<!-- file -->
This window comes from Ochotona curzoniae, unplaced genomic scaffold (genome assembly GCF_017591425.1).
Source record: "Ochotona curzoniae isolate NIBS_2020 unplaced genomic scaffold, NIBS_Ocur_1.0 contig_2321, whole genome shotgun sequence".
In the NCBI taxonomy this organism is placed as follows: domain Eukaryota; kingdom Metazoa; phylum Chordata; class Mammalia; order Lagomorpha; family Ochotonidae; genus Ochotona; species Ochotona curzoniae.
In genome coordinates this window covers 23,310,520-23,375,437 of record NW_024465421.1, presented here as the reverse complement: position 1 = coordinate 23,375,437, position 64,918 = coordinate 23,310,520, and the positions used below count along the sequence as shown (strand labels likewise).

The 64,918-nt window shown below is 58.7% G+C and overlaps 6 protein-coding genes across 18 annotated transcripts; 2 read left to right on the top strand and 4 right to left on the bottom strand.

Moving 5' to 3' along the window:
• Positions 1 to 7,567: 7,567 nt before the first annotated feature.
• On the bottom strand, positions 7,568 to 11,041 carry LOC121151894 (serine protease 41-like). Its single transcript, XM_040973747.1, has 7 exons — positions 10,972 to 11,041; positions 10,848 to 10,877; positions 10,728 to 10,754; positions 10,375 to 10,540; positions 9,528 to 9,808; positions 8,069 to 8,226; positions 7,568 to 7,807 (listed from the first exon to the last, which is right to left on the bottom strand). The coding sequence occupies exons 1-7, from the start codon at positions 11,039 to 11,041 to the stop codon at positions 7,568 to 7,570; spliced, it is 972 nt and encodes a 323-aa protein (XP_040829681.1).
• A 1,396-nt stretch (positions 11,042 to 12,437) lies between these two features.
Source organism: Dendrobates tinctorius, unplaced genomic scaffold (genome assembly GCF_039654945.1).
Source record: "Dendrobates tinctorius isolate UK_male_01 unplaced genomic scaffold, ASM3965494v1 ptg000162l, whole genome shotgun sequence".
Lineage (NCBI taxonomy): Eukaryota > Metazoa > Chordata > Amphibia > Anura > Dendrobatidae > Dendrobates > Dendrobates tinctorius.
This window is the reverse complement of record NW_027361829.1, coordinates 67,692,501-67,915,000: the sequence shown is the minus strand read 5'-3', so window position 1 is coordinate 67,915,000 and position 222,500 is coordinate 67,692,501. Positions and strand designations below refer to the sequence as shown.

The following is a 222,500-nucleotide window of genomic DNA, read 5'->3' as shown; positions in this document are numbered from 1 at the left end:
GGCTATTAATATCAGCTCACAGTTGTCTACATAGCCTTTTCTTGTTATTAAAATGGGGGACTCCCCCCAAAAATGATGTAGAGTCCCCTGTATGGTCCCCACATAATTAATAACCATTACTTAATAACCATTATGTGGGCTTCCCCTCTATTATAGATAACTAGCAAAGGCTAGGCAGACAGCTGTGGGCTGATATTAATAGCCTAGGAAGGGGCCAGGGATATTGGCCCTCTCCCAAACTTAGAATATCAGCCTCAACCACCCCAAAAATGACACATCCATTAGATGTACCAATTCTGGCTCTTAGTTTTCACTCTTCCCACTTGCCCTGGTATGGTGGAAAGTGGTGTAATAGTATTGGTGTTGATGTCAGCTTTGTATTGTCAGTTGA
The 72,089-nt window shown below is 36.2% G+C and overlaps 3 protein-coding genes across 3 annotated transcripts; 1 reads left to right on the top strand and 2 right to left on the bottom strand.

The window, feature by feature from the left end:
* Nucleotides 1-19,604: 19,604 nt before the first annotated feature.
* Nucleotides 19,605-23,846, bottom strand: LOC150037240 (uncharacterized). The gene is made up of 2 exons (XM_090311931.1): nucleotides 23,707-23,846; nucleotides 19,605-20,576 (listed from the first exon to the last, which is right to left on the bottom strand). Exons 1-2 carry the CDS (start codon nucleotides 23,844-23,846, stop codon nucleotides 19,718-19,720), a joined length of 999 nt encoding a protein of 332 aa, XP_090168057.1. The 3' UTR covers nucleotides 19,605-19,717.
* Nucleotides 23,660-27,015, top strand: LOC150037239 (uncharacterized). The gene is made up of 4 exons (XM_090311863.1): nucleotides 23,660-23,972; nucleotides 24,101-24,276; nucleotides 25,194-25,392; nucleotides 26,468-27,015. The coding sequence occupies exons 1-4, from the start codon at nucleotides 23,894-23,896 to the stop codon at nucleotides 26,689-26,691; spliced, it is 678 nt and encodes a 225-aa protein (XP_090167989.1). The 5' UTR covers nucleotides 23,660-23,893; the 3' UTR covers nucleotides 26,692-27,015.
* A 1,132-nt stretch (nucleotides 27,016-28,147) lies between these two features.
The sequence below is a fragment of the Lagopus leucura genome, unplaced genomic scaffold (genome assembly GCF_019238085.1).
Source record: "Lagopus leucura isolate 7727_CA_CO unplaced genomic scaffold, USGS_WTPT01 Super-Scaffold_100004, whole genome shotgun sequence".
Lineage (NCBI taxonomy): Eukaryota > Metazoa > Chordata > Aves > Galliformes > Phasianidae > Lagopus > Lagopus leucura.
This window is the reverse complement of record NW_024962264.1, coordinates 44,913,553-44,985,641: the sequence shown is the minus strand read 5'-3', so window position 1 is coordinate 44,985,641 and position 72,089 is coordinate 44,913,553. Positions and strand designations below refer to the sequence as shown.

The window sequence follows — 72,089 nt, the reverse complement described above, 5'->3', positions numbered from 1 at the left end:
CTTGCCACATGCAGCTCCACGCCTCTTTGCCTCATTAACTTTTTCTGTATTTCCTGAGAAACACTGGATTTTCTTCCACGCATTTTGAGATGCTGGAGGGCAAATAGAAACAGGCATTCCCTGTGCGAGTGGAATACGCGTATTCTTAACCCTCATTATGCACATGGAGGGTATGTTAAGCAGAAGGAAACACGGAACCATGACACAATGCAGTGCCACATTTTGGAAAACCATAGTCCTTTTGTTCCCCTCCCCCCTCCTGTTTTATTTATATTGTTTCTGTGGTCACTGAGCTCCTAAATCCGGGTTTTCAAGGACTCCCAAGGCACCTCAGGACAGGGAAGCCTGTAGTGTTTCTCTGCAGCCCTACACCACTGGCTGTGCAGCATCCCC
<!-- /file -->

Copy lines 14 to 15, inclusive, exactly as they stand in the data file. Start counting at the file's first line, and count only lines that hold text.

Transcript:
The following is a 222,500-nucleotide window of genomic DNA, read 5'->3' as shown; positions in this document are numbered from 1 at the left end:
GGCTATTAATATCAGCTCACAGTTGTCTACATAGCCTTTTCTTGTTATTAAAATGGGGGACTCCCCCCAAAAATGATGTAGAGTCCCCTGTATGGTCCCCACATAATTAATAACCATTACTTAATAACCATTATGTGGGCTTCCCCTCTATTATAGATAACTAGCAAAGGCTAGGCAGACAGCTGTGGGCTGATATTAATAGCCTAGGAAGGGGCCAGGGATATTGGCCCTCTCCCAAACTTAGAATATCAGCCTCAACCACCCCAAAAATGACACATCCATTAGATGTACCAATTCTGGCTCTTAGTTTTCACTCTTCCCACTTGCCCTGGTATGGTGGAAAGTGGTGTAATAGTATTGGTGTTGATGTCAGCTTTGTATTGTCAGTTGA